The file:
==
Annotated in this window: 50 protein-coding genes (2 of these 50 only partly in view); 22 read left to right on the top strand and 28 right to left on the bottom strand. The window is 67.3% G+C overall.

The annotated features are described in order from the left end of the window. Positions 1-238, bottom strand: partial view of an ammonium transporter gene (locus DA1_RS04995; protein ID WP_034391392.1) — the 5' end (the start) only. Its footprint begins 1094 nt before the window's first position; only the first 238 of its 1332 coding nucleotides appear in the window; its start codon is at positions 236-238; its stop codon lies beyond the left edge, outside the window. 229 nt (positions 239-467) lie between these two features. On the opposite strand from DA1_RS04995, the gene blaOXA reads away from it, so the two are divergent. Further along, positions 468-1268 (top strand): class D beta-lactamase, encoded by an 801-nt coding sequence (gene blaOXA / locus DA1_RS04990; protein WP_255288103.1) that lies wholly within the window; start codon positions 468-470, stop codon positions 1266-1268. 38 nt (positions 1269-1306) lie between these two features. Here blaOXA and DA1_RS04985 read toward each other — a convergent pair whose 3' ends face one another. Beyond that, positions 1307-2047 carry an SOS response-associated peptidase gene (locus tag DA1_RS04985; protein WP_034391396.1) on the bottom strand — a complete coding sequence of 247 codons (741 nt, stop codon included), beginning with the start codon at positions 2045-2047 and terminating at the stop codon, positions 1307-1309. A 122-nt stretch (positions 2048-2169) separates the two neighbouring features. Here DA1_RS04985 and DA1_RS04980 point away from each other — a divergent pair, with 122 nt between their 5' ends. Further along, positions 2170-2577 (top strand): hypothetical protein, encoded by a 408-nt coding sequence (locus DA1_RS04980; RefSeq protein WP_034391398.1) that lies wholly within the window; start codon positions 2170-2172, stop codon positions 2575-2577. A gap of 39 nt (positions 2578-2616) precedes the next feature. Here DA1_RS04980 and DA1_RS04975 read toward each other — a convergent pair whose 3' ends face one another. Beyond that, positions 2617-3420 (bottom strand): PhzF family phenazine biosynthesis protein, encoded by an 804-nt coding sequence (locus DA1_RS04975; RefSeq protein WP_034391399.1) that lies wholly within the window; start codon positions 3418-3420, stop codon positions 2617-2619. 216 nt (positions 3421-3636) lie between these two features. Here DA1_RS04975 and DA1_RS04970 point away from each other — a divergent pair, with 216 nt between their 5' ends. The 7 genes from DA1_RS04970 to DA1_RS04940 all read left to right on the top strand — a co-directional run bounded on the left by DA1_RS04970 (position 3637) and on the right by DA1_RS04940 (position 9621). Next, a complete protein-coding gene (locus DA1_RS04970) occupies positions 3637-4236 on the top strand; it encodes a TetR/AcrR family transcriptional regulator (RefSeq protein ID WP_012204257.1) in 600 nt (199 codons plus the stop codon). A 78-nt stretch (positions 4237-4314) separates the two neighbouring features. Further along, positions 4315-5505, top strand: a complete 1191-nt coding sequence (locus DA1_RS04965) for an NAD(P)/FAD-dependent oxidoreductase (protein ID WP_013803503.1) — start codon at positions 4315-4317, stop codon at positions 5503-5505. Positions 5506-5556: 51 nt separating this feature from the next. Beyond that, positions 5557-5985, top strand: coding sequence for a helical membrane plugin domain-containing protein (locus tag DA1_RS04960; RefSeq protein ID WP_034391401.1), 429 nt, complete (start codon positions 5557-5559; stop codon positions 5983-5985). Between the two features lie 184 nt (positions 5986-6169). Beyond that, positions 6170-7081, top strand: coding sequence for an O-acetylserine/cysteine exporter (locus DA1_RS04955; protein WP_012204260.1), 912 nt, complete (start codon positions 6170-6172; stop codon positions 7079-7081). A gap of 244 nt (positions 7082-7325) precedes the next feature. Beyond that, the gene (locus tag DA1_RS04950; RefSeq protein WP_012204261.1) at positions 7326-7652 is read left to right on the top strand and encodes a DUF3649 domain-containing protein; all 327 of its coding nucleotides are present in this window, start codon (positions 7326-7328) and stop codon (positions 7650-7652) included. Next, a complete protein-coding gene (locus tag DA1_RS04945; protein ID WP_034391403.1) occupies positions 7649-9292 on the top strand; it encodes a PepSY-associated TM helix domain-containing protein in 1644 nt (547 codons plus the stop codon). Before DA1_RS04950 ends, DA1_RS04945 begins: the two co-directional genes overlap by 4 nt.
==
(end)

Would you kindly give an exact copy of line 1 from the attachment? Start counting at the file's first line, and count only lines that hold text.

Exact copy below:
Annotated in this window: 50 protein-coding genes (2 of these 50 only partly in view); 22 read left to right on the top strand and 28 right to left on the bottom strand. The window is 67.3% G+C overall.